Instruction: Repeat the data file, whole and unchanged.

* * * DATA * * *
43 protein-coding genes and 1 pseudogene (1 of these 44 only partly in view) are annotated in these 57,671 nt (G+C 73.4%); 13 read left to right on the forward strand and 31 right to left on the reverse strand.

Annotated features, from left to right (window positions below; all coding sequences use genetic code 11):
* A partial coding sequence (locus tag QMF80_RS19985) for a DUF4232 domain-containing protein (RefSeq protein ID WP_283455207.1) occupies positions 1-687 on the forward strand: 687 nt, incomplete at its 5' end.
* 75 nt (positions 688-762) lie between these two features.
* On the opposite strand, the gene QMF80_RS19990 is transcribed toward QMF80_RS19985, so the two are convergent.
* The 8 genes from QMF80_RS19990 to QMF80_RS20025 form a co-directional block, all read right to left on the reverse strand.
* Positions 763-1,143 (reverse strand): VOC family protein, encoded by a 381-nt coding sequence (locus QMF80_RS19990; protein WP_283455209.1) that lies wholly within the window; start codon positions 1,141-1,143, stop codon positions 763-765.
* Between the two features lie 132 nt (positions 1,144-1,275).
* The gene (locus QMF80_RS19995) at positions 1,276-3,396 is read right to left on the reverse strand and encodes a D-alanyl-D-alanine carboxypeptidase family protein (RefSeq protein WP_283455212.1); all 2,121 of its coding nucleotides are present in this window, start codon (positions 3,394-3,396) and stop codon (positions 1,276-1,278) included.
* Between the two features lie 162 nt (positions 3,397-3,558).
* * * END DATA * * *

43 protein-coding genes and 1 pseudogene (1 of these 44 only partly in view) are annotated in these 57,671 nt (G+C 73.4%); 13 read left to right on the forward strand and 31 right to left on the reverse strand.

Annotated features, from left to right (window positions below; all coding sequences use genetic code 11):
* A partial coding sequence (locus tag QMF80_RS19985) for a DUF4232 domain-containing protein (RefSeq protein ID WP_283455207.1) occupies positions 1-687 on the forward strand: 687 nt, incomplete at its 5' end.
* 75 nt (positions 688-762) lie between these two features.
* On the opposite strand, the gene QMF80_RS19990 is transcribed toward QMF80_RS19985, so the two are convergent.
* The 8 genes from QMF80_RS19990 to QMF80_RS20025 form a co-directional block, all read right to left on the reverse strand.
* Positions 763-1,143 (reverse strand): VOC family protein, encoded by a 381-nt coding sequence (locus QMF80_RS19990; protein WP_283455209.1) that lies wholly within the window; start codon positions 1,141-1,143, stop codon positions 763-765.
* Between the two features lie 132 nt (positions 1,144-1,275).
* The gene (locus QMF80_RS19995) at positions 1,276-3,396 is read right to left on the reverse strand and encodes a D-alanyl-D-alanine carboxypeptidase family protein (RefSeq protein WP_283455212.1); all 2,121 of its coding nucleotides are present in this window, start codon (positions 3,394-3,396) and stop codon (positions 1,276-1,278) included.
* Between the two features lie 162 nt (positions 3,397-3,558).